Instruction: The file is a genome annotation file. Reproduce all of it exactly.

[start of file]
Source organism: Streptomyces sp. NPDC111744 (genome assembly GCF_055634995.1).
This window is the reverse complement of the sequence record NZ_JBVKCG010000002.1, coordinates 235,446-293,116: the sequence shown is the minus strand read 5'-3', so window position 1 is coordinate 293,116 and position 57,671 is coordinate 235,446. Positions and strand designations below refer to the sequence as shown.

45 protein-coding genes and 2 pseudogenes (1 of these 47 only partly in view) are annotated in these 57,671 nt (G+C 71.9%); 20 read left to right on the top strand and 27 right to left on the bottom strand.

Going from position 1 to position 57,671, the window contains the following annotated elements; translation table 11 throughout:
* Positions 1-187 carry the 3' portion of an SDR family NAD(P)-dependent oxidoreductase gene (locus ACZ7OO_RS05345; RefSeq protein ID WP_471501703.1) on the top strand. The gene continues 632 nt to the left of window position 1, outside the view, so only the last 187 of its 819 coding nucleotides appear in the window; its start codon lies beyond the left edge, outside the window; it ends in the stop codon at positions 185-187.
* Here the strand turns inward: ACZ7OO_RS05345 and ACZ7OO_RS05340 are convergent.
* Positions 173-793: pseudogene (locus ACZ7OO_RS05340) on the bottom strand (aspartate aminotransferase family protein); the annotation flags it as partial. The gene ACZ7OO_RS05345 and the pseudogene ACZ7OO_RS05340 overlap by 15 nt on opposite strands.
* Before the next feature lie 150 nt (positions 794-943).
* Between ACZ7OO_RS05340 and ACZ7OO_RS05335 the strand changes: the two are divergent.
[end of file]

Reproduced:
Source organism: Streptomyces sp. NPDC111744 (genome assembly GCF_055634995.1).
This window is the reverse complement of the sequence record NZ_JBVKCG010000002.1, coordinates 235,446-293,116: the sequence shown is the minus strand read 5'-3', so window position 1 is coordinate 293,116 and position 57,671 is coordinate 235,446. Positions and strand designations below refer to the sequence as shown.

45 protein-coding genes and 2 pseudogenes (1 of these 47 only partly in view) are annotated in these 57,671 nt (G+C 71.9%); 20 read left to right on the top strand and 27 right to left on the bottom strand.

Going from position 1 to position 57,671, the window contains the following annotated elements; translation table 11 throughout:
* Positions 1-187 carry the 3' portion of an SDR family NAD(P)-dependent oxidoreductase gene (locus ACZ7OO_RS05345; RefSeq protein ID WP_471501703.1) on the top strand. The gene continues 632 nt to the left of window position 1, outside the view, so only the last 187 of its 819 coding nucleotides appear in the window; its start codon lies beyond the left edge, outside the window; it ends in the stop codon at positions 185-187.
* Here the strand turns inward: ACZ7OO_RS05345 and ACZ7OO_RS05340 are convergent.
* Positions 173-793: pseudogene (locus ACZ7OO_RS05340) on the bottom strand (aspartate aminotransferase family protein); the annotation flags it as partial. The gene ACZ7OO_RS05345 and the pseudogene ACZ7OO_RS05340 overlap by 15 nt on opposite strands.
* Before the next feature lie 150 nt (positions 794-943).
* Between ACZ7OO_RS05340 and ACZ7OO_RS05335 the strand changes: the two are divergent.